Panther College Academy students at SKYCTC brought back memories
By Jim Turner


Posted on June 22, 2019 8:08 PM



 

The last three school years have been especially meaningful for me, and the Panther College Academy (PCA) has been an important factor in making that come true.

Beginning with the fall semester of 2016, Russellville High School has been busing top students to Southcentral Kentucky Community & Technical College’s Franklin-Simpson Center to take their dual credit classes from college teachers. Generally, in-house dual credit courses are taught by high school teachers at a more advanced level than high school, but when the high school students come to the college campus, they get to study under professors who are accustomed to teaching the college subject matter and they realize they are in college, not high school, while taking their courses.

Sadly, this relationship is about to end. Russellville students are no longer going to be coming to the SKYCTC campus. The decision has been made for RHS dual credit students to take their courses online from Campbellsville University. This will eliminate the time and cost involved in busing them. I’ve also been told by an administrator that many students who don’t meet SKYCTC admissions requirements can qualify for Campbellsville.

I have thoroughly enjoyed getting to know students from RHS these three years. I found them to be very much like the young people who were my schoolmates in the Russellville Schools in the 1950s and early 60s, and like the students I taught and coached at RHS from 1968-77. They were pleasant to be around and very good students.

There have also been a number of connections between these students and those I taught and coached at RHS 40 to 50 years ago.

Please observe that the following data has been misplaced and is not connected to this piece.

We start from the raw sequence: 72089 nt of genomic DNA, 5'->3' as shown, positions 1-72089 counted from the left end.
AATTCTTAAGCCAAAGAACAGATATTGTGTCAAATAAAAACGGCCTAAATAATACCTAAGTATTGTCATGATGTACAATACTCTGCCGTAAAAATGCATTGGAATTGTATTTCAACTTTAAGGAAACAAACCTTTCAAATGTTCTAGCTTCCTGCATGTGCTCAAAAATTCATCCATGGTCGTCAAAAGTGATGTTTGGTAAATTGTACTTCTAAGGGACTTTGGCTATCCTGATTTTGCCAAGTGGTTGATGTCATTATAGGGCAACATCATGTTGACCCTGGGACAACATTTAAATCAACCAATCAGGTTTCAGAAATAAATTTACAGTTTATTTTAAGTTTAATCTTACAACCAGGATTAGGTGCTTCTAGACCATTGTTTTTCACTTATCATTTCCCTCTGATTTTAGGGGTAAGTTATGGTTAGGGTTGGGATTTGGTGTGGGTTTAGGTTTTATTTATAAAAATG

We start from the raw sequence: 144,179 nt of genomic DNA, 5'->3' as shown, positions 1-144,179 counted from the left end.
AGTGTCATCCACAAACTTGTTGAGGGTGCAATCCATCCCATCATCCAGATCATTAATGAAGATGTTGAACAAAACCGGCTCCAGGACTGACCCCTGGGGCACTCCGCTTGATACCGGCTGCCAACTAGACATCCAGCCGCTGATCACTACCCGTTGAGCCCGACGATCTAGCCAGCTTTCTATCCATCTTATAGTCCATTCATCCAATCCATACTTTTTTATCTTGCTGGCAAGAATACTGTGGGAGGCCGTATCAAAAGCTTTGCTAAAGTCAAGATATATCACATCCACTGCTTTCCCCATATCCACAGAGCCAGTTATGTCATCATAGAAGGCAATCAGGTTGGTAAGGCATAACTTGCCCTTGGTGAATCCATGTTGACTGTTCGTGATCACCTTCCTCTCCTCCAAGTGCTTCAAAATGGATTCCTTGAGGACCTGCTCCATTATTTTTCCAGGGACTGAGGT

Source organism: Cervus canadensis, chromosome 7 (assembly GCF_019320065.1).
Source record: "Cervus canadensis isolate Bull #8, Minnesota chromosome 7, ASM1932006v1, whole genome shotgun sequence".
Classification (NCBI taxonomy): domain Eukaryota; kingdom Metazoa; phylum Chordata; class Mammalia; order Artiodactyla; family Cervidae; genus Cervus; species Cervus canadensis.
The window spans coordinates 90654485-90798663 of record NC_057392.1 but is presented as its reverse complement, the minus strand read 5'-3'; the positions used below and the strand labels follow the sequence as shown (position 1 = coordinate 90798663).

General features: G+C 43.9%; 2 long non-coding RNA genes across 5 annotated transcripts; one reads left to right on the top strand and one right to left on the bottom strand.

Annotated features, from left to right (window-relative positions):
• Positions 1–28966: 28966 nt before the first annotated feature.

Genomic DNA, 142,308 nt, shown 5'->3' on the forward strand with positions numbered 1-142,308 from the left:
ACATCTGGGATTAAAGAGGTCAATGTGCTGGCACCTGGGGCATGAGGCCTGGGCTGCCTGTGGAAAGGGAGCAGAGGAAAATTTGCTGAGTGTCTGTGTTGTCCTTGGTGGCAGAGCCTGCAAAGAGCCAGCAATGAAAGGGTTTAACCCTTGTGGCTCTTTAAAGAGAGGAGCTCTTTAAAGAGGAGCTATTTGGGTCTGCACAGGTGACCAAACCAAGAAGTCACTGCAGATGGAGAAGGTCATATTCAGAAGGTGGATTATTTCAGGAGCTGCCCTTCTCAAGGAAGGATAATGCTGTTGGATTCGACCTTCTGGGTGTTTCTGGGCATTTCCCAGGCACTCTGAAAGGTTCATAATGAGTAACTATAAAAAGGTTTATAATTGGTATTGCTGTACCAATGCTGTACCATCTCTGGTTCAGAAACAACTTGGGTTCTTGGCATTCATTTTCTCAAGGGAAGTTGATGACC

I have long wondered when I would start writing about third generation school athletes, those whose parents and grandparents were part of my sportswriting subjects. I’m not sure that has happened yet, but some speech coaching legacies popped up this semester.

Hunter McDowell, who put together a remarkable multi-sports year in 2018-19, is the grandson of Diane Gilliam Walker, who won a state championship for the Speaking Panthers I was coaching in 1976. Diane was also a marvelous actress, one of the best I ever directed. She and her sister Sherrie were perfect as two older women chatting while breaking invisible beans in Our Town. I have long been friends with Hunter’s great-grandparents--Herbie and Linda Gilliam,I knew Linda’s parents--the John Guions, and I even knew Hunter’s great-great-great-grandmother.

Hunter may, in fact, fit the three-generation role in sports I have reported on. One of his grandfathers, Ricky Walker, played football and his step-father, Bill Costello, was a standout on one of the best Panther football teams ever.

Ethan Paul’s bloodline also brings back many memories. His grandmother, Sherry Hinton Violette, was also one of my top interpreters and actresses. I had, in fact, chosen a play for her to star in as a senior in 1974 before she decided to graduate a year early. Ethan’s maternal great-grandmother, the late Rachel Hinton, was my dad’s favorite bank teller. Ethan’s great-grandfather, Harold ‘Tub’ Hinton, may be the oldest living former Panther athlete. His mom, Kelley Violette Paul, is a source I rely on for RHS news.

Ethan, who was captain of the RHS Archery team this year, loves to talk sports, as does his close friend, Kyran Williams. We had a lot of sports conversations after class, often with Jayce Buchner chipping in. Kyran’s grandfather, Zane ‘Z-Man’ Williams, is one of my good friends and coached our son Trey in tennis at Logan County High School.

Kyran reminds me of one of my earliest PCA students, Brennan Hughes. Not only are they extremely smart but they are deep thinkers. If RHS still had a speech team, they would have been excellent debaters. They also were starters on the football team and on the academic team. Both are very versatile.

Jayce is a well-rounded athlete. She was the star of Russellville’s first girls soccer team last fall, was a versatile starter on the Lady Panthers’ 20-win basketball team, and played number one in tennis before switching over to track. An intern working at the dynamic Woodlawn Baptist Church, Jayce will play soccer for Kentucky Christian College.